Genetically modified fruit a fallback as disease emerges

In a world-first Australian genetically-modified bananas have been approved for human consumption.
Lead researcher professor James Dale said it was just the beginning.
Food Standards Australia New Zealand (FSANZ) has approved the genetically modified bananas designed by researchers at the Queensland University of Technology after months of deliberation.
The bananas are designed to be resistant to Panama Disease which is an incurable fungus that has plagued the global industry.
Australian Banana Growers chair Leon Collins, a grower in the Tully and Lakeland area of Queensland, said Panama Disease was a “huge concern” for the industry.
“While we have seen examples of banana growers continuing to farm successfully… it’s another challenge on top of what can already be a very tough business,” Mr Collins said.
“Australia’s success in containing this disease to one region… is hugely commendable.
“But we’re essentially buying time until we have a alternative variety and viable pathways for those growers affected.”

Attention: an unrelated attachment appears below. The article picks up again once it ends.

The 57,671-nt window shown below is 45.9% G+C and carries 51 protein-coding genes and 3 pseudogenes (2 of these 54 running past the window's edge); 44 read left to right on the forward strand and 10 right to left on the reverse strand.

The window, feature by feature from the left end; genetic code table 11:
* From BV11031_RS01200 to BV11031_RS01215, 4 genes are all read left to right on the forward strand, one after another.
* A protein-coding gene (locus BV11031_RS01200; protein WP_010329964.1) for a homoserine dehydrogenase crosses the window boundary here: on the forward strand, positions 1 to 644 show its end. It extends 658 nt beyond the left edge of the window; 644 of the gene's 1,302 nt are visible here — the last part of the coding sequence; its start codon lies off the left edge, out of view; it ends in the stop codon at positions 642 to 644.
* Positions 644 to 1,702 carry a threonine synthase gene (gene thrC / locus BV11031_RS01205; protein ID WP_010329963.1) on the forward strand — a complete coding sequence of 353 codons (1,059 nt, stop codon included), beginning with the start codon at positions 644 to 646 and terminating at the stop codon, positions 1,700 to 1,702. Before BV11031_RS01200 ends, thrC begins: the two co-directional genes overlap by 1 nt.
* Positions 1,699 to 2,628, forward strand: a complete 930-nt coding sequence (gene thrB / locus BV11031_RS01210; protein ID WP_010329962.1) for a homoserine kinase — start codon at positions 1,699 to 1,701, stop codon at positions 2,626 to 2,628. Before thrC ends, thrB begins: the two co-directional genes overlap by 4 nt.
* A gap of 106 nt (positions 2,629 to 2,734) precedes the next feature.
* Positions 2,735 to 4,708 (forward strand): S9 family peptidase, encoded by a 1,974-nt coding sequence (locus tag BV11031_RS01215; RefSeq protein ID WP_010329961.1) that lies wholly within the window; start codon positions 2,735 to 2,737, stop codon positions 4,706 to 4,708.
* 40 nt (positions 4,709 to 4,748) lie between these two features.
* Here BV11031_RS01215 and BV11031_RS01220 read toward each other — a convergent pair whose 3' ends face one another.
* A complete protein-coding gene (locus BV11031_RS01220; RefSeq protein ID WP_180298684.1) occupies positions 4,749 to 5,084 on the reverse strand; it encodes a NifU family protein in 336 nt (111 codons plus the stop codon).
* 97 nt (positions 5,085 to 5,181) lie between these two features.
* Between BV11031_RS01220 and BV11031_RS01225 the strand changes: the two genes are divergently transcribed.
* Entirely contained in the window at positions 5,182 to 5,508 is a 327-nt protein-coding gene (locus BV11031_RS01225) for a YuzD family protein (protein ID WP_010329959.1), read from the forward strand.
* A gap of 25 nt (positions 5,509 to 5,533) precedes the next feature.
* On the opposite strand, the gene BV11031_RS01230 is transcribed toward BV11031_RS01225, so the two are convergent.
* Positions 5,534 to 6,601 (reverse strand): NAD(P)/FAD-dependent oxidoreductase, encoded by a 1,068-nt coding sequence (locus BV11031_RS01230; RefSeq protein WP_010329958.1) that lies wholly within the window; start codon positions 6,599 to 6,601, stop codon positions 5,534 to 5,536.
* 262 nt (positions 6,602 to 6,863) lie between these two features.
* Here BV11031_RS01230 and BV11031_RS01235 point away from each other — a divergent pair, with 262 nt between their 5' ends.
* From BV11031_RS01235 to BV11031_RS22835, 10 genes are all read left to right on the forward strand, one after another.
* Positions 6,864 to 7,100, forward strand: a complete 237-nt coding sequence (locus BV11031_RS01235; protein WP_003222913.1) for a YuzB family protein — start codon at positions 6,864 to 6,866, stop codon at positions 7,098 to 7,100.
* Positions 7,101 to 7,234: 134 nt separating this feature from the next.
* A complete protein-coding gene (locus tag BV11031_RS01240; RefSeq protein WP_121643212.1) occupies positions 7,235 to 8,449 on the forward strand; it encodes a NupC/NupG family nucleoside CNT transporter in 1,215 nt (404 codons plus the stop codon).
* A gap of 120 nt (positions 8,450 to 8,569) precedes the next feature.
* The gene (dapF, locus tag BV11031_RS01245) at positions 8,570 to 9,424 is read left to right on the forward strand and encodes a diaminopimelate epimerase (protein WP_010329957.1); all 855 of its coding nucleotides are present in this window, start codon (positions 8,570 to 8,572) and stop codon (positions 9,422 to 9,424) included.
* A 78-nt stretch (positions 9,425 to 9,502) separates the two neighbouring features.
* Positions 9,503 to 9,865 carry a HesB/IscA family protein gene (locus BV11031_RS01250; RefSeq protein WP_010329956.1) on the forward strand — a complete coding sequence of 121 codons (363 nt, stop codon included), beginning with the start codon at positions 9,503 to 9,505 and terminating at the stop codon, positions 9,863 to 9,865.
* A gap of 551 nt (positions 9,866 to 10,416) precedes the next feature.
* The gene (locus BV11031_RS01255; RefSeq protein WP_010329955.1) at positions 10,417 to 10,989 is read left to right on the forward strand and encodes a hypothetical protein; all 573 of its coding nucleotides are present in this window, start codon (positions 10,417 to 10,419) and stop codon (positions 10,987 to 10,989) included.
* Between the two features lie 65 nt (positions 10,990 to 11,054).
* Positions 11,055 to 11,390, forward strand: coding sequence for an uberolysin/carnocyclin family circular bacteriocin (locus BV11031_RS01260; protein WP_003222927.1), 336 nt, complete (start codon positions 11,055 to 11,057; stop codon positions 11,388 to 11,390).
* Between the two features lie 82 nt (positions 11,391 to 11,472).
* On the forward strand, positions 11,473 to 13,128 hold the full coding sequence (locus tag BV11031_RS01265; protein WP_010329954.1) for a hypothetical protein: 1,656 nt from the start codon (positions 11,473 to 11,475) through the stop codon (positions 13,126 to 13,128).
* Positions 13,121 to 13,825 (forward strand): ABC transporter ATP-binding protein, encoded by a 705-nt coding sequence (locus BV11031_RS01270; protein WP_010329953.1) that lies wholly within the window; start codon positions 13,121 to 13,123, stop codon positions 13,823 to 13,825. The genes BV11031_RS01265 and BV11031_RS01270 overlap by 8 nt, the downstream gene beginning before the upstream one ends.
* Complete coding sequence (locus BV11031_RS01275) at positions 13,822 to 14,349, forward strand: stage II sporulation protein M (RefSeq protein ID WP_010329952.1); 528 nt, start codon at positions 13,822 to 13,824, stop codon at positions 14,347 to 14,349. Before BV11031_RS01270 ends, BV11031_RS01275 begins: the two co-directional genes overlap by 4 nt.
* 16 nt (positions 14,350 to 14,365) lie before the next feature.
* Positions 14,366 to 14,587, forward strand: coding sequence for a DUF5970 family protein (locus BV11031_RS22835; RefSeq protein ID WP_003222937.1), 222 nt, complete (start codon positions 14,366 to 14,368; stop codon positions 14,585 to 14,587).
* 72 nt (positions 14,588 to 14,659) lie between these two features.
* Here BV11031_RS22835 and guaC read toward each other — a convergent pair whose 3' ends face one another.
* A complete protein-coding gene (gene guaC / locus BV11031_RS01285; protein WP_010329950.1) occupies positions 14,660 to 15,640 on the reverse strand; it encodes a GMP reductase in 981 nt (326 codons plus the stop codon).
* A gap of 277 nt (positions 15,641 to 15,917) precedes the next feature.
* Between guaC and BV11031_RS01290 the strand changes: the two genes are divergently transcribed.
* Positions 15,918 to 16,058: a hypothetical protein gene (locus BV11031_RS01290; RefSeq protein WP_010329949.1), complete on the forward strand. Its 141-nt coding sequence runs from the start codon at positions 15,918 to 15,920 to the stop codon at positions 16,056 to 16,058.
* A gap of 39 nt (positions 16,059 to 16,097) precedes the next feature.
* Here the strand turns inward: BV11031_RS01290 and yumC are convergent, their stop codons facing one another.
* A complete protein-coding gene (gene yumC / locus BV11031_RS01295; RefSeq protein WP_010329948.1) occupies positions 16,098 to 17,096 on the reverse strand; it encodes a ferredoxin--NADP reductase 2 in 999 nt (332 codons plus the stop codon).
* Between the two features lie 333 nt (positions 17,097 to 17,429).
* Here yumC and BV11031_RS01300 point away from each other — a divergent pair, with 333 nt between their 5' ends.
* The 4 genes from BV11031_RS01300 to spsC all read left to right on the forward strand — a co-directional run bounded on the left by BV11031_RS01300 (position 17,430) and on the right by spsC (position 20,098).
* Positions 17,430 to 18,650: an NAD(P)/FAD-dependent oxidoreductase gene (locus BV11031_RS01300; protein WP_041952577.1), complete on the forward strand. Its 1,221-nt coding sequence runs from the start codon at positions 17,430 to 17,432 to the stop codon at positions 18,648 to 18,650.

The disease has been found in the Northern Territory and parts of Queensland.
Mr Collins said while the industry was keeping an eye on the disease Australian growers were “well and truly capable of meeting consumer demands without genetically modified bananas at this time”.
The banana variant is not currently being grown commercially in Australia.
Future growth
Lead research professor James Dale said the banana variant was a “safety net” for Australian banana farmers should the disease spread further.
“The idea is if, if the disease really gets going, we can still grow cavendish [bananas],” he said.
Professor Dale said his work was only the beginning of genetically modified foods in Australia.

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